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Arabian killifish (Aphanius dispar) embryos: A model organism for the risk assessment of the Arabian Gulf coastal waters

Author:
Saeed, Suhur, Al‐Naema, Nayla, Butler, Josh D., Febbo, Eric J.
Source:
Environmental toxicology and chemistry 2015 v.34 no.12 pp. 2898-2905
ISSN:
0730-7268
Subject:
Aphanius dispar, breeding, chlorine, coagulation, coastal water, cooling systems, disinfectants, ecotoxicology, edema, embryogenesis, environmental assessment, fish, growth retardation, hemolysis, indicator species, lethal concentration 50, long term effects, models, mortality, pericardium, risk assessment, salinity, sodium dodecyl sulfate, sublethal effects, surfactants, tail, toxic substances, zinc, zinc sulfate, Persian Gulf
Abstract:
Fish embryos are excellent models for studies aimed at understanding toxic mechanisms and indications of possible acute and chronic effects. For the past 3 yr, an Arabian killifish (Aphanius dispar) fish embryo test has been developed in the authors' laboratory as a routine ecotoxicological test that can be used to support risk assessment of potential contaminants in Arabian Gulf coastal waters. Tests were conducted with 3 reference toxicants (3,4‐dichloroaniline [DCA], sodium dodecyl sulfate, and zinc sulfate [Zn]) and chlorine, a disinfectant used widely in industrial cooling systems around the Arabian Gulf region. The 50% effect concentration (EC50) for DCA was 0.47 mg/L and 1.89 mg/L for embryos exposed before 6 hpf and after 168 hpf, respectively. Sublethal effects were mainly observed at concentrations above 2.5 mg/L, the effects included severe pericardial edema and tail shortage. The sodium dodecyl sulfate ionic surfactant caused mortality at both early and late stages of embryo development; it caused coagulation, severe deformity, and hemolysis. Both the EC50 and the 50% lethal concentration (LC50) for sodium dodecyl sulfate were 9.37 mg/L. Salinity influenced the toxicity of Zn to killifish embryos: at 40 psu Zn was found not to be toxic, whereas at 20 psu toxicity had increased significantly (p < 0.05). Values of EC50 and LC50 were 2.5 mg/L and 4 mg/L, respectively. Concentrations above 15 mg/L in embryos were often accompanied by upper abdominal edema and inhibition of growth, especially evident in the tail. Chlorine caused mortality at a lower concentration; for example, at 0.05 mg/L 33% of embryos were found dead at the end of the experiment. The LC50 for chlorine was determined to be 0.08 mg/L. Examination of the existing literature showed similar results to the present study's findings. The results suggest a more comparable sensitivity of killifish embryos to that of other fish embryo test recommended species. The present study's findings support the ability of killifish to be an indicator organism for environmental risk assessments of Arabian Gulf waters. Benefits include sensitivity to a wide range of substances and conditions, animal alternative, ease of fish breeding, and clarity of the embryos. Environ Toxicol Chem 2015;34:2898–2905. © 2015 SETAC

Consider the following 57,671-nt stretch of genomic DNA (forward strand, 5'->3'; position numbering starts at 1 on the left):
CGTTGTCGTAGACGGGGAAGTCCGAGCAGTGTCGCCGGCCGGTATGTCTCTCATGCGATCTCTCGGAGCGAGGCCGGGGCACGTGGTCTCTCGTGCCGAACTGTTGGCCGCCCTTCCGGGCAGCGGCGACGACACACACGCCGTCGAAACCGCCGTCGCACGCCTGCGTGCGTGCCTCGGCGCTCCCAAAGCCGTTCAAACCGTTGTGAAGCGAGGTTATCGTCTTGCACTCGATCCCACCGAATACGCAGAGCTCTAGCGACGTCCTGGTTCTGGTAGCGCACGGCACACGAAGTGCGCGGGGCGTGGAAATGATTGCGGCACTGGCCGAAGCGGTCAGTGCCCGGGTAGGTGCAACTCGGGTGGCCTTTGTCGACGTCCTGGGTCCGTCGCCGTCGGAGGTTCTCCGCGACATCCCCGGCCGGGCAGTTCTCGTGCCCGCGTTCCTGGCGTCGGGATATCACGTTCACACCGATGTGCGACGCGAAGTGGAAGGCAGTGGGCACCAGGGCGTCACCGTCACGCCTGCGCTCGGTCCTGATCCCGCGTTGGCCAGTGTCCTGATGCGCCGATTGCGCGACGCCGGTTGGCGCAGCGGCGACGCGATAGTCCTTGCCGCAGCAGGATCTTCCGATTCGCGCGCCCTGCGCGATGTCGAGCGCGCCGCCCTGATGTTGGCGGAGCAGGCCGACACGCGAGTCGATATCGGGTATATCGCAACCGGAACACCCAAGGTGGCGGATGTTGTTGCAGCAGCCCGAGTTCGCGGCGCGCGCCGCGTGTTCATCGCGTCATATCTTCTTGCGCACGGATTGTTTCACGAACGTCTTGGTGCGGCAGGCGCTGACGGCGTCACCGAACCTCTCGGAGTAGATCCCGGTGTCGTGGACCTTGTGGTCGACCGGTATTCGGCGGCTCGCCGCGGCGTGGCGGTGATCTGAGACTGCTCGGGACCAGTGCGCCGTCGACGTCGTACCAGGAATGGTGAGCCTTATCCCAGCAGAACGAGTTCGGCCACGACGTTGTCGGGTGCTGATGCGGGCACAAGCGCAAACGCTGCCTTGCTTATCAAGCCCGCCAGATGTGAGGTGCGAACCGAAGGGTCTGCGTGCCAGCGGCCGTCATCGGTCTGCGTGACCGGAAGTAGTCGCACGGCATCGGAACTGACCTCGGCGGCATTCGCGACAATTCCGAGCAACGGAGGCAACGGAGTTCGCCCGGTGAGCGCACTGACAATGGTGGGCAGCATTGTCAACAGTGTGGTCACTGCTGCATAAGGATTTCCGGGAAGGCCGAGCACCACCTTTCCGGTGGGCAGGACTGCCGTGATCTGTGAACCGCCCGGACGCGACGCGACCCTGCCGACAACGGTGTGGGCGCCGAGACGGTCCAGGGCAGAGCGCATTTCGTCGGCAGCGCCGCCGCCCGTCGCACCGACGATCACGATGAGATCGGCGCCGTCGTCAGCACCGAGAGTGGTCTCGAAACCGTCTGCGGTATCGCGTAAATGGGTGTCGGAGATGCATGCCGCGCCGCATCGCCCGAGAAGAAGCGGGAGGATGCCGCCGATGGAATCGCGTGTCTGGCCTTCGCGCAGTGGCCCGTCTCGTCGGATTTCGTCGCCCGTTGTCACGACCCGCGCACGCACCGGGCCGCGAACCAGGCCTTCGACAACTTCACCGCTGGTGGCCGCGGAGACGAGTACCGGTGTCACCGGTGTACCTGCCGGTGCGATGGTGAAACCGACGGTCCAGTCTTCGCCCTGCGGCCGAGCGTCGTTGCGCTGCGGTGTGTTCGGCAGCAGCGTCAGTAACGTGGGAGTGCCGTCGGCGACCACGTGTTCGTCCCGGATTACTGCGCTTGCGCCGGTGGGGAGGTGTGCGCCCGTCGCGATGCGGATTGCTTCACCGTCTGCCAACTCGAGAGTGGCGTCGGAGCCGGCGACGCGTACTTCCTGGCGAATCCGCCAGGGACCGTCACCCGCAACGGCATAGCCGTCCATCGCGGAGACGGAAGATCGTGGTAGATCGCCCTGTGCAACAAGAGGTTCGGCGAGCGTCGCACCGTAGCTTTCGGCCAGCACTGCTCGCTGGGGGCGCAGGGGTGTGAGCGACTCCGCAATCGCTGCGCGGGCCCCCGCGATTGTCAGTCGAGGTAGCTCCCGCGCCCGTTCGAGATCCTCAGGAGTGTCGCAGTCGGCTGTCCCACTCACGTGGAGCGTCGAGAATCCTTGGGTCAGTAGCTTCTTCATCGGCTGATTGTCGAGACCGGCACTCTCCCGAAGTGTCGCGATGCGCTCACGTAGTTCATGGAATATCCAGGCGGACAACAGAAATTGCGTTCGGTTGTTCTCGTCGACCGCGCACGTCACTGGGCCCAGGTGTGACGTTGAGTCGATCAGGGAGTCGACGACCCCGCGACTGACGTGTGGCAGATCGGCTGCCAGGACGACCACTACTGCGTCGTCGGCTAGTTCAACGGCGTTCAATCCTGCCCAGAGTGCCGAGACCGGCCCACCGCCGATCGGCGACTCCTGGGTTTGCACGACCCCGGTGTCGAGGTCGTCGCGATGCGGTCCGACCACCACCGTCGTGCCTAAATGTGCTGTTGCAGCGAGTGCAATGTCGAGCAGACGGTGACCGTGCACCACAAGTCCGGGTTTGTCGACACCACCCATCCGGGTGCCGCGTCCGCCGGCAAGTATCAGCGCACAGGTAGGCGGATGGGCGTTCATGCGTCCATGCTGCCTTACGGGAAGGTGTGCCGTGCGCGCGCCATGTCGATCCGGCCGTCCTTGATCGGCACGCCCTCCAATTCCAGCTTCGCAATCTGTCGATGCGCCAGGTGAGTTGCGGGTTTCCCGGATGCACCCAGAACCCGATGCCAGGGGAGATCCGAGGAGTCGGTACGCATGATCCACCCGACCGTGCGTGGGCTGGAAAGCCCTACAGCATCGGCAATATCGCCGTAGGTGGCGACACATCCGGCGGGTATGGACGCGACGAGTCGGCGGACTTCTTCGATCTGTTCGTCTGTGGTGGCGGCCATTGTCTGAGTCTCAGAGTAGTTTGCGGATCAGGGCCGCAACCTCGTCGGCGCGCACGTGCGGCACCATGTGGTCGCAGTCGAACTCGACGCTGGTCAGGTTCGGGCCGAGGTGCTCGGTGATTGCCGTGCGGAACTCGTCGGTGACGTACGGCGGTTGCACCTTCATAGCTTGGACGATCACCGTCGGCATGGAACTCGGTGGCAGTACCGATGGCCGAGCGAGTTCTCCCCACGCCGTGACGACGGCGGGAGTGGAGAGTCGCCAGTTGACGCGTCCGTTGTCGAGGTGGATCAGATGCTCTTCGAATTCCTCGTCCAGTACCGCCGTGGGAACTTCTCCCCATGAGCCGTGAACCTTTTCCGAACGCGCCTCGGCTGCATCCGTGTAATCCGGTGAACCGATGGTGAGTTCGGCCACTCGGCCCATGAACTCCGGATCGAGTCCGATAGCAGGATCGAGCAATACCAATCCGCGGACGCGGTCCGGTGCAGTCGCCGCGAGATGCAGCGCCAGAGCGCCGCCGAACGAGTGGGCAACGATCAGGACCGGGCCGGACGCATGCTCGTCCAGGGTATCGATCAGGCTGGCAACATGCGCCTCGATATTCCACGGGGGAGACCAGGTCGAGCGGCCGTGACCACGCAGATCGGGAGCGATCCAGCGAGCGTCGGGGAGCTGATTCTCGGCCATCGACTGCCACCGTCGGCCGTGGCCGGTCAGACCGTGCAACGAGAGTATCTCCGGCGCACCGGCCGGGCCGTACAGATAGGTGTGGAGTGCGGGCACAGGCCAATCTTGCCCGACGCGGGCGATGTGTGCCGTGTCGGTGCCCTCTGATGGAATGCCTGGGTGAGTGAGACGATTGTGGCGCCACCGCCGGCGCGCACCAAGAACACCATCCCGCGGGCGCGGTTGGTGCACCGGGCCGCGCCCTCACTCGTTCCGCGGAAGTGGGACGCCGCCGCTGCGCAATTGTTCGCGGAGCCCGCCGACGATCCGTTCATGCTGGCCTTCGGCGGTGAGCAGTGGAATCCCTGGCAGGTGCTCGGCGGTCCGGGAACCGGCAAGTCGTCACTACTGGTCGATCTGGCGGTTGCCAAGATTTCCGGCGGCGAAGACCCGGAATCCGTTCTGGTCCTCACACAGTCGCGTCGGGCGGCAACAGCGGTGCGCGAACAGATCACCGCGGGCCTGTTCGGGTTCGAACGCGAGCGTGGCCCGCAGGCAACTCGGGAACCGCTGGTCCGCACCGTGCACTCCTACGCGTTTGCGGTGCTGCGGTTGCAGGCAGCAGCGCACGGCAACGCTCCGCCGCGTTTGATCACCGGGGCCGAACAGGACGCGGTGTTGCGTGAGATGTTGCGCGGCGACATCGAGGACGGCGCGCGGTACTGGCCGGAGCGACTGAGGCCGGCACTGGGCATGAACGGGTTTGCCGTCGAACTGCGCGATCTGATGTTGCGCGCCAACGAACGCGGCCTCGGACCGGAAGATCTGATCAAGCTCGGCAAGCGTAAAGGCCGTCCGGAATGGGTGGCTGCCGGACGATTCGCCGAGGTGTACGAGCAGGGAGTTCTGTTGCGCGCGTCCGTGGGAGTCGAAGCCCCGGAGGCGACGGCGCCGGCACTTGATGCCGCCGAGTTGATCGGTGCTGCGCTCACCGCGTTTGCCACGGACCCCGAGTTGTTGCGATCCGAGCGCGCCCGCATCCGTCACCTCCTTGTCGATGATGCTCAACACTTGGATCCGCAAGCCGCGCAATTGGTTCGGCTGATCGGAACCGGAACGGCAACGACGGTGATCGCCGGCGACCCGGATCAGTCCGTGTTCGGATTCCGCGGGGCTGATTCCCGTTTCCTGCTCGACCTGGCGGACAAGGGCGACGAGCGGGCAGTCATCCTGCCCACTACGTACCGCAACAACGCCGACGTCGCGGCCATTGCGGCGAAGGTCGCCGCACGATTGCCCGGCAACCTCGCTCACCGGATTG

Agid:
4666193